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Letter to Fanny McCullough

By Abraham Lincoln



Less well known than his letter to Mrs. Bixby, a grieving mother, is this painfully beautiful letter of condolence that President Abraham Lincoln (1809–65) wrote to a teenage girl, Fanny McCullough, the daughter of an old friend from Illinois who had been killed in action. The letter, written in his own hand, was composed a week before Lincoln issued the Emancipation Proclamation for which he was still struggling to gain political support, and ten days after the disastrous battle of Fredericksburg. The letter thus speaks volumes about the heart of its author, as well about the heart of its intended recipient.

Why is death of a father (or mother) especially difficult for a young person? Has Lincoln spoken well to Fanny’s grief? How exactly does he try to console her? What does he mean by saying that “the memory of your dear Father . . . will yet be a sad sweet feeling in your heart, of a purer and holier sort than you have known before”? Imagining yourself in Fanny’s place, how would you have reacted to this letter and this prophecy?

Executive Mansion, Washington, December 23, 1862.

Dear Fanny

It is with deep grief that I learn of the death of your kind and brave Father; and, especially, that it is affecting your young heart beyond what is common in such cases. In this sad world of ours, sorrow comes to all; and, to the young, it comes with bitterest agony, because it takes them unawares. The older have learned to ever expect it. I am anxious to afford some alleviation of your present distress. Perfect relief is not possible, except with time. You can not now realize that you will ever feel better. Is not this so? And yet it is a mistake. You are sure to be happy again. To know this, which is certainly true, will make you some less miserable now. I have had experience enough to know what I say; and you need only to believe it, to feel better at once. The memory of your dear Father, instead of an agony, will yet be a sad sweet feeling in your heart, of a purer and holier sort than you have known before.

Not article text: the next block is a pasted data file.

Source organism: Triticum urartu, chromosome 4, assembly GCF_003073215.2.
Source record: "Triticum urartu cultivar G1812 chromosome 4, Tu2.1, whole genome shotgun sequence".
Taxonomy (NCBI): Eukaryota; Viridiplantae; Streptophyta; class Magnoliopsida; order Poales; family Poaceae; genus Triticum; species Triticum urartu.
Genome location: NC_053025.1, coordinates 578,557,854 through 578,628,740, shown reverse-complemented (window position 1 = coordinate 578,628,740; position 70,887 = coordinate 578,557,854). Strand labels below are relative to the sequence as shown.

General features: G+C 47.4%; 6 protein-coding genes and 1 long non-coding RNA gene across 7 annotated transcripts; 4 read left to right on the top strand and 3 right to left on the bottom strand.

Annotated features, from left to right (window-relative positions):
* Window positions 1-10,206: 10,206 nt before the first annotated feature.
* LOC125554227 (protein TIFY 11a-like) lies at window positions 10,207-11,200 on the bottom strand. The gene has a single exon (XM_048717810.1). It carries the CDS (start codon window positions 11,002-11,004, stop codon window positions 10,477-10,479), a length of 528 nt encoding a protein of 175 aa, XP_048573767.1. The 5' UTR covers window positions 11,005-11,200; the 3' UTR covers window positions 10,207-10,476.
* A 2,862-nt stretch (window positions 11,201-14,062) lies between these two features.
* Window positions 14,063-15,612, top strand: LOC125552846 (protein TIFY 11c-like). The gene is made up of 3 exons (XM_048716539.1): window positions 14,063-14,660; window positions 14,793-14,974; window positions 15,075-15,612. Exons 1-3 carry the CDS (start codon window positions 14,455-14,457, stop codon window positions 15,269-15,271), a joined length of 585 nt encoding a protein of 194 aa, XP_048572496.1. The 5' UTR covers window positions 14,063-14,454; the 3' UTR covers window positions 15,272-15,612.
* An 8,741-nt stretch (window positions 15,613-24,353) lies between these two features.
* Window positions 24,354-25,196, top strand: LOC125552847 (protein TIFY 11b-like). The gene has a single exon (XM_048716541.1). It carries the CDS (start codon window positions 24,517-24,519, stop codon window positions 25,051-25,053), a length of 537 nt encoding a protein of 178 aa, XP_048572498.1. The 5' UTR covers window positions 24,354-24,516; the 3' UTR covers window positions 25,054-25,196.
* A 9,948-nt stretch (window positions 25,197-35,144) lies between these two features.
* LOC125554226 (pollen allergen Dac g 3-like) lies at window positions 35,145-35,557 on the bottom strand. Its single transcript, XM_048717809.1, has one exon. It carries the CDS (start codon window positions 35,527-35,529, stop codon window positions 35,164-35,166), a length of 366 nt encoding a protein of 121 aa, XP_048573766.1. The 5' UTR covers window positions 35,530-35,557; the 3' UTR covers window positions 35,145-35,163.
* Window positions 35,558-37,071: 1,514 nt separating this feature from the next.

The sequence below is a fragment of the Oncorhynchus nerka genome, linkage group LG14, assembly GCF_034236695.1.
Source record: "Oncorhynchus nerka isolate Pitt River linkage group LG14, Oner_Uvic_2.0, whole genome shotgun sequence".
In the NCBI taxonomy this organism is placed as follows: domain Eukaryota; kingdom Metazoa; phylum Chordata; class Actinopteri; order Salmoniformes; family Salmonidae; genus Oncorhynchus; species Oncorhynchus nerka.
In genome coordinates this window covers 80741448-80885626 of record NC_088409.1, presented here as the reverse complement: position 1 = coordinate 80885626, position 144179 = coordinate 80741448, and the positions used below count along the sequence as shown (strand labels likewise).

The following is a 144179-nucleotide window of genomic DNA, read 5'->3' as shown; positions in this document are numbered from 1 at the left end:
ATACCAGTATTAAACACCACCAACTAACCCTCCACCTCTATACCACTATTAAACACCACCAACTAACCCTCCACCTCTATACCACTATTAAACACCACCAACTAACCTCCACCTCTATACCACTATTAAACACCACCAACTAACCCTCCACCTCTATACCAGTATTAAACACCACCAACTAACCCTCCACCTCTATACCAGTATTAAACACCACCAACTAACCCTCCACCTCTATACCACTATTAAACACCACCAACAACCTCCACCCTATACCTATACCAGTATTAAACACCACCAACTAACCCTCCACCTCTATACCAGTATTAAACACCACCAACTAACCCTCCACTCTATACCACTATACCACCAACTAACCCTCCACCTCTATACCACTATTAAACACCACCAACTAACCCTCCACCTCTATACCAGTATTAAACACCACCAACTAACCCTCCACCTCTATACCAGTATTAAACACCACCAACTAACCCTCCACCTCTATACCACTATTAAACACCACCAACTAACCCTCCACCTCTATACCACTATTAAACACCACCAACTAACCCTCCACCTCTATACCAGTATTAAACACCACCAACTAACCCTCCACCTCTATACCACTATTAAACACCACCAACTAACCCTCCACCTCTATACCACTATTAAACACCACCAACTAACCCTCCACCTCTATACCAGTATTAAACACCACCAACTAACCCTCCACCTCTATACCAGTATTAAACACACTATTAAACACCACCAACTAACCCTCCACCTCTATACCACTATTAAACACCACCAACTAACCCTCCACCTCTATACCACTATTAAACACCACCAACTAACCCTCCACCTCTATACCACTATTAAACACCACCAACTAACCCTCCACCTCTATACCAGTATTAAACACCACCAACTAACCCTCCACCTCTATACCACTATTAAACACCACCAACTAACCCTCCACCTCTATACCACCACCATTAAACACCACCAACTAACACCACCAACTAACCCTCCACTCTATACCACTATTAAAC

Please present my kind regards to your afflicted mother.

Your sincere friend

A. Lincoln

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